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The city’s top doctor says he will keep wearing his mask in most indoor public spaces — even after New York adopted new federal guidance saying people who are fully vaccinated against COVID-19 don’t need to.
“Personally, while I am fully vaccinated, I’ll be keeping my mask on indoors, in almost all settings,” Health Commissioner Dr. Dave Chokshi said during Mayor Bill de Blasio’s daily press briefing.
“When I put it on, I’ll be thinking of the sense of community and the social norms, particularly around masking and distancing that helped us get to this very hopeful stage of the pandemic.”
Chokshi — who contracted COVID-19 and received the one-dose Johnson & Johnson’s jab — says he recommends other vaccinated Big Apple residents wear masks indoors as well, until an unspecified higher number of New Yorkers get their shots.
“I do recommend continued mask use in many indoor settings, until even more people are vaccinated. Until even more people get vaccinated across New York City, it does make sense for us to keep up some of the norms that we’ve established around masking in those shared indoor spaces.”
Some public officials have received backlash for continuing to mask up even after the new guidance came in — with critics arguing that they should be setting an example by demonstrating the benefits of vaccination, with only half of the US population receiving a shot so far.
President Biden and Vice President Harris have both been spotted in recent days wearing face masks out in public. Queens Rep. Alexandria Ocasio-Cortez has also declared her plans to keep her mask on.
De Blasio on Tuesday said that when New Yorkers get a COVID-19 vaccine they “win freedom” to go unmasked in various spaces, but it’s reasonable for people to “exercise caution.”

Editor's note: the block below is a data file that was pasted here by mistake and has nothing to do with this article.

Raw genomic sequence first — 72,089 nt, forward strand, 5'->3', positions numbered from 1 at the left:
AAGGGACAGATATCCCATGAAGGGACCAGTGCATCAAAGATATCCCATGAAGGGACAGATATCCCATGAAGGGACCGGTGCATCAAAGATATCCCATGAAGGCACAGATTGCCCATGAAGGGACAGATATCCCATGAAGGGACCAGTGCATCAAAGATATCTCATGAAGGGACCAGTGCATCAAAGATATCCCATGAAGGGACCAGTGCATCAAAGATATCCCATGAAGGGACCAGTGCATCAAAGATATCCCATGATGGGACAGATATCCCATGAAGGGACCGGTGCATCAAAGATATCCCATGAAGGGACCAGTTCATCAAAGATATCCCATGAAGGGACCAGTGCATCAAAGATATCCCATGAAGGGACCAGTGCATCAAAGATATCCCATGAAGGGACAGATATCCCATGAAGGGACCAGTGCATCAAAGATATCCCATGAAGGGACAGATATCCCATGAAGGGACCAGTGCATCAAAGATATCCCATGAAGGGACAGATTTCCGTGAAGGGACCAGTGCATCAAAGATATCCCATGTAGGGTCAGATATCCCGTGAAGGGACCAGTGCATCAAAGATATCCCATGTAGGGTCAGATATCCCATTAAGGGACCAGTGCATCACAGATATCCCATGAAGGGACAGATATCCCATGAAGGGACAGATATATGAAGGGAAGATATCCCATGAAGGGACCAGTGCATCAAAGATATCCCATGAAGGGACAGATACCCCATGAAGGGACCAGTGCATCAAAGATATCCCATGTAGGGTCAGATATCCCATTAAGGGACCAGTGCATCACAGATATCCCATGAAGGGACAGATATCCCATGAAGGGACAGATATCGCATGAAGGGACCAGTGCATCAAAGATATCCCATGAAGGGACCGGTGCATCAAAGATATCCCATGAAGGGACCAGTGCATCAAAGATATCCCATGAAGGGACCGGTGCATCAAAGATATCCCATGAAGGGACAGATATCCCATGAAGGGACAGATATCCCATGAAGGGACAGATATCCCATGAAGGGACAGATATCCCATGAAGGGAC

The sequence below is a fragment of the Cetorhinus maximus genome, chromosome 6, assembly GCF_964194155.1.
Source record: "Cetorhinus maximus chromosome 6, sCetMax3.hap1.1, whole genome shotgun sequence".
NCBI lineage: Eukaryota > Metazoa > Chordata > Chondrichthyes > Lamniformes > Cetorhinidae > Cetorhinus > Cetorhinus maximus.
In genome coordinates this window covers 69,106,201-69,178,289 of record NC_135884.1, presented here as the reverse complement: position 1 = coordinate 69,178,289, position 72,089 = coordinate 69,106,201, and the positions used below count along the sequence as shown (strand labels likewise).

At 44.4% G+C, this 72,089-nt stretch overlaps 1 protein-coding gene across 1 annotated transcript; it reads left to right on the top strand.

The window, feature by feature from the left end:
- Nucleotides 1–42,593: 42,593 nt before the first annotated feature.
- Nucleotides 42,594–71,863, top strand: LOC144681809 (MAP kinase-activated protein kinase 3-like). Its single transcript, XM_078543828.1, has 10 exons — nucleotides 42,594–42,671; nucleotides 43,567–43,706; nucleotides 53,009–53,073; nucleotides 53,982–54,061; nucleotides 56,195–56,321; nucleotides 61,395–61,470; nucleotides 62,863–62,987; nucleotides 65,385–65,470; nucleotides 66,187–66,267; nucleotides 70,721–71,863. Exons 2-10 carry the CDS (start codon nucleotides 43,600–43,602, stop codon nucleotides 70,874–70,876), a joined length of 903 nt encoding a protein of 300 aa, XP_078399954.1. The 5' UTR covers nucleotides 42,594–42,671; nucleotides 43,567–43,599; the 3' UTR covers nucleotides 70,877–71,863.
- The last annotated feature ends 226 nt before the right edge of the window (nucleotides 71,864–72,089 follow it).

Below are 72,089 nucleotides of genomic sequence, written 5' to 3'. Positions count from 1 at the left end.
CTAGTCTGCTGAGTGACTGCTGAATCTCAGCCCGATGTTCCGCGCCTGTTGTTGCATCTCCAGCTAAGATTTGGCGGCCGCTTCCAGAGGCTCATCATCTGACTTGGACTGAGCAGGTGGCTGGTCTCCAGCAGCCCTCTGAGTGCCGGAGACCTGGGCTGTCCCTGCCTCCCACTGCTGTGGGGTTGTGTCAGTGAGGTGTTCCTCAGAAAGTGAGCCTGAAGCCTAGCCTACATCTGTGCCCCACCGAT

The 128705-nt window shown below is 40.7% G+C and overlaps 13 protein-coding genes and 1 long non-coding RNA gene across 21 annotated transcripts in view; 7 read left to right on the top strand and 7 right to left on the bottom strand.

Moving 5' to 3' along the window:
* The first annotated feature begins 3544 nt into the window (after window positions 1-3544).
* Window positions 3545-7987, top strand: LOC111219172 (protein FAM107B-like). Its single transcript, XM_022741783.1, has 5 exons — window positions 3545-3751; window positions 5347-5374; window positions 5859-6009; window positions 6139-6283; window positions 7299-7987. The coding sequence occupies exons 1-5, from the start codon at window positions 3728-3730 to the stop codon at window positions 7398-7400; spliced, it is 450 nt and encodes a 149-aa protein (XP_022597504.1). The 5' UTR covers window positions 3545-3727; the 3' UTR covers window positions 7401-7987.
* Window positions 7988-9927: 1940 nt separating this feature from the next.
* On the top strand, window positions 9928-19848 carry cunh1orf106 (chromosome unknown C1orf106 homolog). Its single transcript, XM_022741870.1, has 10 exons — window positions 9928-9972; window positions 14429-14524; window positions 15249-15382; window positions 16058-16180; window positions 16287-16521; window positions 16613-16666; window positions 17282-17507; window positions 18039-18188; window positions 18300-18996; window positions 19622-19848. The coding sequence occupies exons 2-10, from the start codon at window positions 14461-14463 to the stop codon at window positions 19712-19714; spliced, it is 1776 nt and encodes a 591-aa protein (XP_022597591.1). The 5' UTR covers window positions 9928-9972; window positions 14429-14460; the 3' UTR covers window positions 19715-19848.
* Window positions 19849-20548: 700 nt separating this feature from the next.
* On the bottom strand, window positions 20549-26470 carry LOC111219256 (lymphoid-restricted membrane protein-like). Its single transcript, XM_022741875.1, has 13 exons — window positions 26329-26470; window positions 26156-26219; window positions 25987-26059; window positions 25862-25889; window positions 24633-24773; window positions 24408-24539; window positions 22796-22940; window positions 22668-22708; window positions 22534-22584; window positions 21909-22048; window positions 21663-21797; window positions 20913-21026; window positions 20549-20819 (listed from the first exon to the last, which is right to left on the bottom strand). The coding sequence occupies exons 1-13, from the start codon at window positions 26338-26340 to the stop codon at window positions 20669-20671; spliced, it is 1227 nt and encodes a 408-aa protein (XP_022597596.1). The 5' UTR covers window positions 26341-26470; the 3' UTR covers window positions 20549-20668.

“If an individual thinks it’s a good idea to keep a mask on, they have that right,” the mayor said, in response to a question from The Post. “And I believe that abundance of caution is really smart, if you’re going to constantly be in settings combining vaccinated and unvaccinated people.”
The CDC first announced last week that vaccinated people do not need to wear a mask, except in certain situations like on public transportation, congregate settings like homeless shelters, and in health-care facilities. Private businesses can also choose to still mandate masks.
After initially refusing to give a green light to the CDC’s guidance in a confusion-causing delay, Gov. Andrew Cuomo on Monday announced that the Empire State will adopt the new CDC guidance starting Wednesday.
Vaccinated New York State residents can go maskless in offices, retail shops, hair salons and gyms, so long as those businesses approve — but will be required to wear face coverings while on public transportation, in jails, homeless shelters, nursing homes and schools.
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